Toxic Melanodermatitis

Toxic melanodermatitis is also known as melanodermatitis toxica Habermann-Hoffmann. Some patients develop asymptomatic, pin-point, hyperpigmented macular lesions which appear on any part of the body irrespective of whether the area is exposed to sunlight or not. Some lesions may remain discrete, but most of them coalesce with each other to form large irregular areas of hyperpigmentation.

On the forearms and legs the pigmentation commonly occurs around the hair follicles. New lesions keep on appearing for a few weeks or even a few months and then these lesions tend to disappear spontaneously over the next several months or may even take a few years.

The cause of this disease is not known. It seems to represent a post-inflammatory hyperpigmentation initiated by a substance which reaches the skin via blood. Till the exact aetiopathogenesis is known, it is best to call this disease idiopathic guttate and confluent hypermelanosis.

It was first reported in workers who were exposed to some kind of photosensitizing agent.

Understanding Diseases on Pigmentation

Colour of the skin is constituted by three components:

  1. Melanin which contributes black colour
  2. Haemoglobin which contributes red or blue colour depending upon its state of oxidation or reduction, and
  3. Keratin which contributes light yellow colour.

Melanin constitutes the chief pigment and is produced from the amino acid tyrosine by the action of a copper containing enzyme called tyrosinase. This enzyme converts tyrosine into dihydroxyphenylalanine (DOPA) which is further converted to dopaquinone by the same enzyme.

Both these reactions are oxidative processes which are stimulated by sunlight and oxidizing agents and are inhibited by reducing agents.

Later on, through a series of non-enzymatic chemical reactions, dopaquinone gets converted into melanin and gets bound to a protein molecule.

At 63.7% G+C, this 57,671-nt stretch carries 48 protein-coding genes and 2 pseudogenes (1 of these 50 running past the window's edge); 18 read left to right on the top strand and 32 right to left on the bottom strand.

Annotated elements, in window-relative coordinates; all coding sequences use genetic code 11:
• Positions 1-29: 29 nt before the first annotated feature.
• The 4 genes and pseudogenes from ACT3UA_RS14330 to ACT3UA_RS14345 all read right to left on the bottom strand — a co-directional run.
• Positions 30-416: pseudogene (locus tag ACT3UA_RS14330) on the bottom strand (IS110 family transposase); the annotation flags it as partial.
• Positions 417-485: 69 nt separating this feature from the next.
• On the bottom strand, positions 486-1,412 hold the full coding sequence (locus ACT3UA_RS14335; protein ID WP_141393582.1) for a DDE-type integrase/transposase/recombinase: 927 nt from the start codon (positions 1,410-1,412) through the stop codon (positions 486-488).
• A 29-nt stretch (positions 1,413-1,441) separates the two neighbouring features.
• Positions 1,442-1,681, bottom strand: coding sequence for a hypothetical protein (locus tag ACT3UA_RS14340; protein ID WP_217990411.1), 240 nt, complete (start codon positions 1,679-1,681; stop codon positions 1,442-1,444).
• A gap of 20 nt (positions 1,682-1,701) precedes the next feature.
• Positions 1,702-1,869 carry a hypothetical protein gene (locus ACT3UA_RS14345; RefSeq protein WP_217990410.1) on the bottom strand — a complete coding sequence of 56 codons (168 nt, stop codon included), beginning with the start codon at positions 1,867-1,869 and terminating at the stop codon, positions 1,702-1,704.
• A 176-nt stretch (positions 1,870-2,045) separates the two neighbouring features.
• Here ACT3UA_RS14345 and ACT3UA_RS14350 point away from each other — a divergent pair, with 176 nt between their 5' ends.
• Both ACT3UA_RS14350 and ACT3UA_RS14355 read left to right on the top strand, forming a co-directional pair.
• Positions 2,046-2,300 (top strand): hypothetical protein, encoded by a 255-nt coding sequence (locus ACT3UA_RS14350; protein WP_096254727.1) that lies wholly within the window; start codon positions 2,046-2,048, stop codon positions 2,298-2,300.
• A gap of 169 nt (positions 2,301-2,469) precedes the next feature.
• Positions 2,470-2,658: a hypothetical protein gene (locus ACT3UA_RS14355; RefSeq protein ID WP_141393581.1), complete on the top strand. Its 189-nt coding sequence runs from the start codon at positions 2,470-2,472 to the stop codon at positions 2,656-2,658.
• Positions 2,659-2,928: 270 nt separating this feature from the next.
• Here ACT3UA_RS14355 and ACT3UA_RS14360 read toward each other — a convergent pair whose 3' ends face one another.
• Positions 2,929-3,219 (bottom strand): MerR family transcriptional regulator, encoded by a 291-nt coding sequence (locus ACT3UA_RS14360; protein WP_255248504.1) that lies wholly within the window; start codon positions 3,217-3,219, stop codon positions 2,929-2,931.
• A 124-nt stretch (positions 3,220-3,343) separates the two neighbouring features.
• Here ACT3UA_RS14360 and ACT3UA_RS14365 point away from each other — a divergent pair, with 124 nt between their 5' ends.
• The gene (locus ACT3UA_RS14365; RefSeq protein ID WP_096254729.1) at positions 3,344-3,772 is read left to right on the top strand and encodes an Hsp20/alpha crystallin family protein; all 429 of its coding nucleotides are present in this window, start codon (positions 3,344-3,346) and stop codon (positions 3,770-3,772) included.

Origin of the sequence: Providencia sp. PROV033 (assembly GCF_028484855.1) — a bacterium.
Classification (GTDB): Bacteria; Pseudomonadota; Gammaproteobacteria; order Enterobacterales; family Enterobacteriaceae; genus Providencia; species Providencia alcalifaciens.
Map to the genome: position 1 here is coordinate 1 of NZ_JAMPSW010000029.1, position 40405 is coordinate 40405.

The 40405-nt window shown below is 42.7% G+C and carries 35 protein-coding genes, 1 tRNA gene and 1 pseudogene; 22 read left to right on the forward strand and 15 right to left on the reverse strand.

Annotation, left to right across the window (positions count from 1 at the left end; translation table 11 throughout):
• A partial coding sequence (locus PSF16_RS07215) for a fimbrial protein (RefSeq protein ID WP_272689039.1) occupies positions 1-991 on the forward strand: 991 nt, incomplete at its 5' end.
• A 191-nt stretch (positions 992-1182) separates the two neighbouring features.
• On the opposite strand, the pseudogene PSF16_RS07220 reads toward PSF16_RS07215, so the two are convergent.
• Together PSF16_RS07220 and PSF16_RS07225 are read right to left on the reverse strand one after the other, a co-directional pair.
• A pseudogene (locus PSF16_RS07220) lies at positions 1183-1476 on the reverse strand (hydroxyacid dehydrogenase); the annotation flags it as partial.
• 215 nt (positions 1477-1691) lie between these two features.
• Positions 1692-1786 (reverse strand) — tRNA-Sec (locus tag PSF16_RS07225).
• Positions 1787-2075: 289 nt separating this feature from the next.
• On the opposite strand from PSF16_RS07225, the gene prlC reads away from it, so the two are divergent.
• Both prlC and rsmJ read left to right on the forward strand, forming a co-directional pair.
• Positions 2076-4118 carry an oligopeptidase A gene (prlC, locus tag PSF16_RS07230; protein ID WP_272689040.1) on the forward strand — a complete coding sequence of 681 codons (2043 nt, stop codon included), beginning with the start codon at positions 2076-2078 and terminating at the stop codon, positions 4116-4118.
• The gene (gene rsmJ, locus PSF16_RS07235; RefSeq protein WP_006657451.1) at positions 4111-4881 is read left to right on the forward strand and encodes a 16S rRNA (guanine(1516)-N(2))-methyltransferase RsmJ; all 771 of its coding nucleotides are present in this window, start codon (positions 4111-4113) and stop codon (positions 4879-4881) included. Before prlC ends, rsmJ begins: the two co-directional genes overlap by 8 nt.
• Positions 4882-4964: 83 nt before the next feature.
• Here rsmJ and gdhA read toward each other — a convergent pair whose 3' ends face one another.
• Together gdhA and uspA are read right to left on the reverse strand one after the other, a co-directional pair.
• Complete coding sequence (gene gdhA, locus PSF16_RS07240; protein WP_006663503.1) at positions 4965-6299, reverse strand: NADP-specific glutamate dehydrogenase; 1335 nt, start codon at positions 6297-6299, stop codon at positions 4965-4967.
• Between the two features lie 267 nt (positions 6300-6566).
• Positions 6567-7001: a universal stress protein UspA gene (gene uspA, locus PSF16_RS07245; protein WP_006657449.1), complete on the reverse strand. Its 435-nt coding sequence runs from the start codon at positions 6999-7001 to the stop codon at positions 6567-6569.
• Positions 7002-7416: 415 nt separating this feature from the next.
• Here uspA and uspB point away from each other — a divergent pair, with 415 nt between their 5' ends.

This entire reaction occurs in small inclusions called melanosomes present in specialised pigment-producing cells called melanocytes.

The melanocytes are dendritic cells located in the basal cell layer of the epidermis and transfer their pigment to the keratinizing cells of the epidermis by means of their dendritic processes. Each melanocyte supplies the melanin pigment to nearly 30 keratinocytes.

This pigment is ultimately lost along with the keratinized cells exfoliating from the surface of the skin.

Disorders of pigmentation can arise either due to a disturbance in the formation of melanin or in its loss from the skin, but occasionally, other causes such as incontinence of melanin towards the dermis in various disease process or deposition of other extraneous pigment may also be responsible for pigmentary disorders.


The disease has a self limiting course. Since the cause of this disease is not known, its treatment is also empirical. If the new lesions continue to appear, the patient should be treated with systemic corticosteroids in a dose of 10 to 20 mg of prednisolone a day. This dose given over a period of four to six weeks has been observed to prevent the appearance of new lesions. Then the dose of corticosteroids can be gradually reduced by 5 mg every 1-2 weeks.

The hyperpigmented lesions tend to disappear spontaneously in the course of an year or so. It is possible to decrease this period. The period can presumably be shortened by local massage with keratolytic agents, or retinoic acid, hydroquinone and fluocinolone acetonide ointments massaged one after the other at night. Vitamin C in a dose of 2.5 gm twice a day may also be given.

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